Posted on: June 17, 2010 Posted by: AAA Comments: 0

While all the Brits are extolling the virtues of Kava Kava, the United States haven’t had the ability to get their new album, “Maui” until now. Starting off with intense dance-music (ntense as in Junior Senior, not the 300bpm dance marathon tracks), Kava Kava’s rich instrumentation and solid production ensure for a tremendous experience. The tracks on “Mauyi” are mini-epics, using the extended lengths of some of the longer pop-dance mixes and create an entire environment for their track. Slowly opening “Space People (a&rlien), Kava Kava relies on a guitar-sounding synth and an infectious hook for the body of the track, and begins the key tension on the disc: with the average tracklength being near six minutes, Kava Kava have the undesirable burden of continually innovating and subjecting new elements to their music, all while keeping some eye on the framework laid on the earliest tracks. Their success in the funk-laden “Terrorists” shows their virtuosity in that department; much like the Chemical Brothers and Fatboy Slim before them, Kava Kava can bring in a multitude of different influences and aural googahs and not necessarily seem insincere.

“Maui” is not an album for the fair-weather listener, or someone who just waits to zone out while a CD is playing in the background. To assume that Kava Kava is one of those ordinary dance acts would be to sell them short, a double offense considering the fact that unlike most dance and dance-themed albums, “Maui” has its own legs. While tracks like “Sicfuck” may have melodies that insinuate themselves wholly into the minds of Kava Kava’s listener base, it does not give those same people carte blanche to think that the band is a one-track pony. Even if the title-track sounds seamless, the sheer amount of work necessary for crafting a number of constituent parts – synths, drums, vocals and a hell of a lot more – into a coherent and cogent sound without seeming stilted in the least – is astounding.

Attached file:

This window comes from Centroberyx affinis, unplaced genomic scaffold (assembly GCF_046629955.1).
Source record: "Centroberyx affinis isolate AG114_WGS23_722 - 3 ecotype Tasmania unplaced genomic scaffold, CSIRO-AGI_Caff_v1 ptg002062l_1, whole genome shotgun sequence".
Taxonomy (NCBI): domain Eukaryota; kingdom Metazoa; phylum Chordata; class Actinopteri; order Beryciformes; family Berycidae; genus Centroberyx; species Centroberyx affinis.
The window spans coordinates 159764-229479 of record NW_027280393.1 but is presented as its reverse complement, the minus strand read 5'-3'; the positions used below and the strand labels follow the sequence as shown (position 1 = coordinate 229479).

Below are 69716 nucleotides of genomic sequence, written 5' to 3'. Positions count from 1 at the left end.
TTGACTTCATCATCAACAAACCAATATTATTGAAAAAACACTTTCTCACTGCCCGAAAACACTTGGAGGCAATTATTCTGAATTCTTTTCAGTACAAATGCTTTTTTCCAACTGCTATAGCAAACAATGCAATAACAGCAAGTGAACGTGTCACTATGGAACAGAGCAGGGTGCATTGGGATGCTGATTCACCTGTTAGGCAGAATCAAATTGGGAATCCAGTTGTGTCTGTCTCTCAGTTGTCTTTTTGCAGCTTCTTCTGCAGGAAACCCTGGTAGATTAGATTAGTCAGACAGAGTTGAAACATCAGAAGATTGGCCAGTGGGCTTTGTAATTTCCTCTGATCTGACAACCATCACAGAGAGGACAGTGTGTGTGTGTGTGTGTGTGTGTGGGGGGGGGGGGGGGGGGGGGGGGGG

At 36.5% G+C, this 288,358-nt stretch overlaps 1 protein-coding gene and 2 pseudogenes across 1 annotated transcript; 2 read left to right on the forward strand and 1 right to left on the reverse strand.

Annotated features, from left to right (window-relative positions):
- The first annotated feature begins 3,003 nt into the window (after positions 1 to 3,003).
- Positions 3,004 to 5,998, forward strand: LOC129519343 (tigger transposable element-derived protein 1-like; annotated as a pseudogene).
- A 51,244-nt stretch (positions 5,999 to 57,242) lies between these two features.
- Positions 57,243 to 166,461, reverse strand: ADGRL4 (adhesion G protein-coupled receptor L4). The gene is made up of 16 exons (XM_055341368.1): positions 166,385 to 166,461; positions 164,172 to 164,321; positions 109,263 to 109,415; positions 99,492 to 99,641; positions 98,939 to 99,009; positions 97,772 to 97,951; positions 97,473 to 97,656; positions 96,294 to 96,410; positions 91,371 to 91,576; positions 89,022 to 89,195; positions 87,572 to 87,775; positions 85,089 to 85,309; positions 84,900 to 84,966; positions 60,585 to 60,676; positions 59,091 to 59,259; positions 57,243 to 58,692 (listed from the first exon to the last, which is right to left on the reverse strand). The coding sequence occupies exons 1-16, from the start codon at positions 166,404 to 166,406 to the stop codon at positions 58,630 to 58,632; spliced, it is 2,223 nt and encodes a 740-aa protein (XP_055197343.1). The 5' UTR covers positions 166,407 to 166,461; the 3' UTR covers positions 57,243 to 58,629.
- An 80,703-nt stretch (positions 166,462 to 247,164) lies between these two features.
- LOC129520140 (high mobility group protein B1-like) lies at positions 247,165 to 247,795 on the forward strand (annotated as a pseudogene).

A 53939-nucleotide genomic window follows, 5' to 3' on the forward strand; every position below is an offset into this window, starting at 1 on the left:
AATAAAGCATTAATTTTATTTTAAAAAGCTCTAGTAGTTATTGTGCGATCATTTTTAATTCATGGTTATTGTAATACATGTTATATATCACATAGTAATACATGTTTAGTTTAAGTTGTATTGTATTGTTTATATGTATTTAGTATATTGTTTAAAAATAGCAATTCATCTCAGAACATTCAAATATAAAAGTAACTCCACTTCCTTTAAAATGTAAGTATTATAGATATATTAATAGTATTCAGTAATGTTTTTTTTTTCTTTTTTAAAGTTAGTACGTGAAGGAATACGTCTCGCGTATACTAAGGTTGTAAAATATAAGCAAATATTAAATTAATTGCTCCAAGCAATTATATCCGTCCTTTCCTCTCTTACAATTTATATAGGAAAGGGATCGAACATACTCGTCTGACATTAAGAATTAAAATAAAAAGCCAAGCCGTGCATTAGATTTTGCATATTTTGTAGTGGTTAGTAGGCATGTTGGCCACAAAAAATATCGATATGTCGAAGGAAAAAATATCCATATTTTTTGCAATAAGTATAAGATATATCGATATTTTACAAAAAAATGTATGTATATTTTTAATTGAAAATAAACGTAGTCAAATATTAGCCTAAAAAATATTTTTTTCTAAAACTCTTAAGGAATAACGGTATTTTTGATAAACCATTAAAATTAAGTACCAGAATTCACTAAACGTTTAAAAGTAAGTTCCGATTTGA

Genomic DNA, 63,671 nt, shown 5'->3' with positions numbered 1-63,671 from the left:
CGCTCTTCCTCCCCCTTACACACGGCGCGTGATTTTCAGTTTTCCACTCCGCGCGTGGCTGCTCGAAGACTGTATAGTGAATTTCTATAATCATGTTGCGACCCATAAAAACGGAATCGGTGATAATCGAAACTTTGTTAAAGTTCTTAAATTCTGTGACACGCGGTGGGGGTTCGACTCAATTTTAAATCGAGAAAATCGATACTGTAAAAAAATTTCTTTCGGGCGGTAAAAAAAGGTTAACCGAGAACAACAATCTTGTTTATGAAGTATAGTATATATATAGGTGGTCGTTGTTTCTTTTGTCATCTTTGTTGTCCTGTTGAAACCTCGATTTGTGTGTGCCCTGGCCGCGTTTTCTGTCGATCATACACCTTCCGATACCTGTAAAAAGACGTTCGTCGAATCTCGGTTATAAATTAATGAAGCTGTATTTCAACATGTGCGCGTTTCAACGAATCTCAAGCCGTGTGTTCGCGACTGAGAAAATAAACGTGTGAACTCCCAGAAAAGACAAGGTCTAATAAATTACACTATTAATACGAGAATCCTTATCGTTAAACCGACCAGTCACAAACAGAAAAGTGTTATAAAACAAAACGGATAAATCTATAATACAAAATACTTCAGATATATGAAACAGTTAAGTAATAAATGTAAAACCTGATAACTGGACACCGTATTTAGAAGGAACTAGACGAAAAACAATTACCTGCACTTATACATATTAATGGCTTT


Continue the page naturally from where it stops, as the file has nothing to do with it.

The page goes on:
The richness of “Maui’s” experience stems from the out-of-leftfield quality about the album; the fact that anything is possible on this discs over seventy-one minutes of music. Each of the tracks on “Maui” are custom-made for the radio, and regardless of whether the act ever makes it to fame in the United States, individuals that even casually mention that they are into dance music should begin a hunt to find this album, one of just a few positive discs in the genre (including Erasure’s Nightbird) to come out in 2004.

Top Tracks: Bankjob, Don’t Stop The Music

Rating: 6.5/10

Kava Kava – Maui / 2004 Chocolate Fireguard / 13 Tracks / / / Reviewed 16 February 2005

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